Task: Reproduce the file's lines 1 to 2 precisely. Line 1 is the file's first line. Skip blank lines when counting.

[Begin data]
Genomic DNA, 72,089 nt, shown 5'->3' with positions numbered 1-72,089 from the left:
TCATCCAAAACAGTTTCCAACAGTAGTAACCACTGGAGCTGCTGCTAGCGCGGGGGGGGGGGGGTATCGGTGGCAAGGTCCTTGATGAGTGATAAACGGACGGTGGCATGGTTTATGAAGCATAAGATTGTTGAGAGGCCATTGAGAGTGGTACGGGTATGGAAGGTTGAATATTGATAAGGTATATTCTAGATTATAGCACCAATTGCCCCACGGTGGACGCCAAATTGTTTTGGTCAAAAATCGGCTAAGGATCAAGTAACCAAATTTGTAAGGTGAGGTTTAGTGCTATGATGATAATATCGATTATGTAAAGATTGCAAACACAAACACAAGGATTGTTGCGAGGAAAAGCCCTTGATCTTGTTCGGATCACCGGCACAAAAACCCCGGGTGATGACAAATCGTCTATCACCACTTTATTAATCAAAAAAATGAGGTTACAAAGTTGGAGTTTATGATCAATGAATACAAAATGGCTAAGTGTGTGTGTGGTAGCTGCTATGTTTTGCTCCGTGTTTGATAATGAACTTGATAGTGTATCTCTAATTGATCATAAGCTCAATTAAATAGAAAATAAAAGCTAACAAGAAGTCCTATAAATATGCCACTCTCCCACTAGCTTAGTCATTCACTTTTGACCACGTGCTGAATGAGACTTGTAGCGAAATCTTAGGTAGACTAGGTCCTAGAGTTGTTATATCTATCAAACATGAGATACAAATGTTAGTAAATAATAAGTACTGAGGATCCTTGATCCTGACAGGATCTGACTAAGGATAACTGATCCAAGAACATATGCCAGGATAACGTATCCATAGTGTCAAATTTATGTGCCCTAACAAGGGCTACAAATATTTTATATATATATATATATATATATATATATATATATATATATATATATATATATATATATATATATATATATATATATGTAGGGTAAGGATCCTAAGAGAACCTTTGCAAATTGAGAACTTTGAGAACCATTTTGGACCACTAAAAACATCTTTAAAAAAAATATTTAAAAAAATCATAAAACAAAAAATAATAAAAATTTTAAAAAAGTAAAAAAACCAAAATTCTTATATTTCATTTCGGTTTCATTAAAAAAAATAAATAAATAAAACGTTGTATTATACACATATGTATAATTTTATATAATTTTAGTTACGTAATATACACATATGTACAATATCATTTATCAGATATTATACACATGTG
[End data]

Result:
Genomic DNA, 72,089 nt, shown 5'->3' with positions numbered 1-72,089 from the left:
TCATCCAAAACAGTTTCCAACAGTAGTAACCACTGGAGCTGCTGCTAGCGCGGGGGGGGGGGGGTATCGGTGGCAAGGTCCTTGATGAGTGATAAACGGACGGTGGCATGGTTTATGAAGCATAAGATTGTTGAGAGGCCATTGAGAGTGGTACGGGTATGGAAGGTTGAATATTGATAAGGTATATTCTAGATTATAGCACCAATTGCCCCACGGTGGACGCCAAATTGTTTTGGTCAAAAATCGGCTAAGGATCAAGTAACCAAATTTGTAAGGTGAGGTTTAGTGCTATGATGATAATATCGATTATGTAAAGATTGCAAACACAAACACAAGGATTGTTGCGAGGAAAAGCCCTTGATCTTGTTCGGATCACCGGCACAAAAACCCCGGGTGATGACAAATCGTCTATCACCACTTTATTAATCAAAAAAATGAGGTTACAAAGTTGGAGTTTATGATCAATGAATACAAAATGGCTAAGTGTGTGTGTGGTAGCTGCTATGTTTTGCTCCGTGTTTGATAATGAACTTGATAGTGTATCTCTAATTGATCATAAGCTCAATTAAATAGAAAATAAAAGCTAACAAGAAGTCCTATAAATATGCCACTCTCCCACTAGCTTAGTCATTCACTTTTGACCACGTGCTGAATGAGACTTGTAGCGAAATCTTAGGTAGACTAGGTCCTAGAGTTGTTATATCTATCAAACATGAGATACAAATGTTAGTAAATAATAAGTACTGAGGATCCTTGATCCTGACAGGATCTGACTAAGGATAACTGATCCAAGAACATATGCCAGGATAACGTATCCATAGTGTCAAATTTATGTGCCCTAACAAGGGCTACAAATATTTTATATATATATATATATATATATATATATATATATATATATATATATATATATATATATATATATATATATATATATGTAGGGTAAGGATCCTAAGAGAACCTTTGCAAATTGAGAACTTTGAGAACCATTTTGGACCACTAAAAACATCTTTAAAAAAAATATTTAAAAAAATCATAAAACAAAAAATAATAAAAATTTTAAAAAAGTAAAAAAACCAAAATTCTTATATTTCATTTCGGTTTCATTAAAAAAAATAAATAAATAAAACGTTGTATTATACACATATGTATAATTTTATATAATTTTAGTTACGTAATATACACATATGTACAATATCATTTATCAGATATTATACACATGTG